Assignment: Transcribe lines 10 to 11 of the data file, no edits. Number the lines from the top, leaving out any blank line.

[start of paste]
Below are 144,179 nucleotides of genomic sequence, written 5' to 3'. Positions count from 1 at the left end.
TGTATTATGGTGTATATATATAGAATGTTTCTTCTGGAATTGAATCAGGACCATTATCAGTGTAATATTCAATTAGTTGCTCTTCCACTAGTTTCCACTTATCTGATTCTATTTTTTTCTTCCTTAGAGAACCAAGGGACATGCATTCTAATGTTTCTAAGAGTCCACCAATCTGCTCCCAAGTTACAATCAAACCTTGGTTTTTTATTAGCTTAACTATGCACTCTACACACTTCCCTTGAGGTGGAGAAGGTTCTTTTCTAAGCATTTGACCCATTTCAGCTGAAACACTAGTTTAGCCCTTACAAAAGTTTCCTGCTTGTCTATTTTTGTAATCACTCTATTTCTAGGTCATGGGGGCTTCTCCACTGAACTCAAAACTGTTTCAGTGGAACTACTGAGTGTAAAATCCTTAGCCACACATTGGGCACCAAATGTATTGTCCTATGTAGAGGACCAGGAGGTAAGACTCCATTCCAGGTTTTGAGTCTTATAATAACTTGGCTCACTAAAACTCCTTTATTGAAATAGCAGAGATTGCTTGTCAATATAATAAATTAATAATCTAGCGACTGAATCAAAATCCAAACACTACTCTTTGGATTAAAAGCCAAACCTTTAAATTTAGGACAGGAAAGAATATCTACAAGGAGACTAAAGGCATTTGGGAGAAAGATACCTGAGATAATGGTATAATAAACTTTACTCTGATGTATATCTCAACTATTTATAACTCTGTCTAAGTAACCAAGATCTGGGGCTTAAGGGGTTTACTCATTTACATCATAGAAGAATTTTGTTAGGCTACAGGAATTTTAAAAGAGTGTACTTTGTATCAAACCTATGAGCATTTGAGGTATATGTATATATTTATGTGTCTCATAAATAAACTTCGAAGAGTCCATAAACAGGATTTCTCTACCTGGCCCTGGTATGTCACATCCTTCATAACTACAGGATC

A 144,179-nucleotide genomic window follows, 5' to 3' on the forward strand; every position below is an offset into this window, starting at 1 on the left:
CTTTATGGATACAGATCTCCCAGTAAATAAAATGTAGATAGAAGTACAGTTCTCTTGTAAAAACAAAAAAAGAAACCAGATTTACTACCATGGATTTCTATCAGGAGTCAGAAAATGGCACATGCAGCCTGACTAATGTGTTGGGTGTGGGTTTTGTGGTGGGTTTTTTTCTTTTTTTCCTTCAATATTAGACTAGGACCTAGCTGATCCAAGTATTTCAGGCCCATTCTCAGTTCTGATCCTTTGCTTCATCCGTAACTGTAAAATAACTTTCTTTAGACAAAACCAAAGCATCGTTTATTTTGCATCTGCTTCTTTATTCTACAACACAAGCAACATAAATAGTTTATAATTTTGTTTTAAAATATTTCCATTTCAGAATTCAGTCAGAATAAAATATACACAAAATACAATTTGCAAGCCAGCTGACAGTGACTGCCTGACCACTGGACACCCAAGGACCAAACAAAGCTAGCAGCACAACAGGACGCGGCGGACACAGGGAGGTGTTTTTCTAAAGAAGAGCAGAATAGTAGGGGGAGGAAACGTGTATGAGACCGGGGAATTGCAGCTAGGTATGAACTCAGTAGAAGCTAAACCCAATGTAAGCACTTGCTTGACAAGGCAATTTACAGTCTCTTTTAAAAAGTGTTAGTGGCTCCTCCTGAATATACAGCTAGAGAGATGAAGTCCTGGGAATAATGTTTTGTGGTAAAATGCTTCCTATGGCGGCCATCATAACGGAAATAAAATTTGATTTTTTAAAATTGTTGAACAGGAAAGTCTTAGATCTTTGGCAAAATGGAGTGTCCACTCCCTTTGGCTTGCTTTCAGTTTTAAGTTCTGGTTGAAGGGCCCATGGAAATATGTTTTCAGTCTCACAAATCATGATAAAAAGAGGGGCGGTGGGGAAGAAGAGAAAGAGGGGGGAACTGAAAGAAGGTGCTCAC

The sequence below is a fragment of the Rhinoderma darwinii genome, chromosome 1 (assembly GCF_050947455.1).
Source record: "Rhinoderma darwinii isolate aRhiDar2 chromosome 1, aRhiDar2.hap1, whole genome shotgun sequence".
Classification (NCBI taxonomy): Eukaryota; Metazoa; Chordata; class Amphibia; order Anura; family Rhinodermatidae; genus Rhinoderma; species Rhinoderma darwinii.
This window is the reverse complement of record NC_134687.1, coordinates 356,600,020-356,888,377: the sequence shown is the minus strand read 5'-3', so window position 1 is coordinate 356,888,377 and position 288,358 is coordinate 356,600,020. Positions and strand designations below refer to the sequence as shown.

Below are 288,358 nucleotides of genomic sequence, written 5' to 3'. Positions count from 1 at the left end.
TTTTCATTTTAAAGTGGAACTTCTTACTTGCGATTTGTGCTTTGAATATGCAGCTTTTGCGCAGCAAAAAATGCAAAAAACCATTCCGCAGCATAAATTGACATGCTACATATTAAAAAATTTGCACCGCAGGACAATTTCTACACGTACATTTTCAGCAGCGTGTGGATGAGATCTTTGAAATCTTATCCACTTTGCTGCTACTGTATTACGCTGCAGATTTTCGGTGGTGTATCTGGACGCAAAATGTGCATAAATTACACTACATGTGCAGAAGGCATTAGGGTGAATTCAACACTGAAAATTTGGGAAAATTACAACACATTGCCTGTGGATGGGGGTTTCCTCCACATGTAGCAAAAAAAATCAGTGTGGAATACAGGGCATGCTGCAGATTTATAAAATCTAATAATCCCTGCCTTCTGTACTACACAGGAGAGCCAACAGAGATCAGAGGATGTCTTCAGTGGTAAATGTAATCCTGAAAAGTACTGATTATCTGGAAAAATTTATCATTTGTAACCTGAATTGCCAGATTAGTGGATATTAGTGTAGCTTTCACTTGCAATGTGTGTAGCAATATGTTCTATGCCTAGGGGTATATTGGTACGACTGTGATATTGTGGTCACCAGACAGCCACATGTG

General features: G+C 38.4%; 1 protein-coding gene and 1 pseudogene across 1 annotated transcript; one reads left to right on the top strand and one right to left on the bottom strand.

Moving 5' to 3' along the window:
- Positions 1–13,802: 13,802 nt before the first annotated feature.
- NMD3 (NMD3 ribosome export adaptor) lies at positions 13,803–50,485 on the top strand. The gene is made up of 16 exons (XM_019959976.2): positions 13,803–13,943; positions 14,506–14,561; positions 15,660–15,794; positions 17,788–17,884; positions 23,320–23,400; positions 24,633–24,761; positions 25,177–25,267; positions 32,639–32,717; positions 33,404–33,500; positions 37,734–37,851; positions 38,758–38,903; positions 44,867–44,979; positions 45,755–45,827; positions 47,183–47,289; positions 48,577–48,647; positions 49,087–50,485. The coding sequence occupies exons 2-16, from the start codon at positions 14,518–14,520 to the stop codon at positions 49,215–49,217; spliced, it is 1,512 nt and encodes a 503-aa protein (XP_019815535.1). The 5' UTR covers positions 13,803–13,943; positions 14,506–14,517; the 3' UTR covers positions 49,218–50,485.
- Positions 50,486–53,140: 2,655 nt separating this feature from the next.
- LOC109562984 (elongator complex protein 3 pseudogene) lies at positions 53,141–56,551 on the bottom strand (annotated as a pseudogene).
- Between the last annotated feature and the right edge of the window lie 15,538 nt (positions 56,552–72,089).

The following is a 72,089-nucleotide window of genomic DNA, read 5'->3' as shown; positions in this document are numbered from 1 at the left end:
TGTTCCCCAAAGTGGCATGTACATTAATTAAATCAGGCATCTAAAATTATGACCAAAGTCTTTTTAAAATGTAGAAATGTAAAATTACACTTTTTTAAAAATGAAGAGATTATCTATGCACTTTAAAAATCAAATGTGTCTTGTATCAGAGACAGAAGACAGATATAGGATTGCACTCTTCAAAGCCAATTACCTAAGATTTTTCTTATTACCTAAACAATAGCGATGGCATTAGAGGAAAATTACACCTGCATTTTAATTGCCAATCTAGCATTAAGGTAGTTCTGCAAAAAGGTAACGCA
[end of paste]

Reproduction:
TTTTCATTTTAAAGTGGAACTTCTTACTTGCGATTTGTGCTTTGAATATGCAGCTTTTGCGCAGCAAAAAATGCAAAAAACCATTCCGCAGCATAAATTGACATGCTACATATTAAAAAATTTGCACCGCAGGACAATTTCTACACGTACATTTTCAGCAGCGTGTGGATGAGATCTTTGAAATCTTATCCACTTTGCTGCTACTGTATTACGCTGCAGATTTTCGGTGGTGTATCTGGACGCAAAATGTGCATAAATTACACTACATGTGCAGAAGGCATTAGGGTGAATTCAACACTGAAAATTTGGGAAAATTACAACACATTGCCTGTGGATGGGGGTTTCCTCCACATGTAGCAAAAAAAATCAGTGTGGAATACAGGGCATGCTGCAGATTTATAAAATCTAATAATCCCTGCCTTCTGTACTACACAGGAGAGCCAACAGAGATCAGAGGATGTCTTCAGTGGTAAATGTAATCCTGAAAAGTACTGATTATCTGGAAAAATTTATCATTTGTAACCTGAATTGCCAGATTAGTGGATATTAGTGTAGCTTTCACTTGCAATGTGTGTAGCAATATGTTCTATGCCTAGGGGTATATTGGTACGACTGTGATATTGTGGTCACCAGACAGCCACATGTG

General features: G+C 38.4%; 1 protein-coding gene and 1 pseudogene across 1 annotated transcript; one reads left to right on the top strand and one right to left on the bottom strand.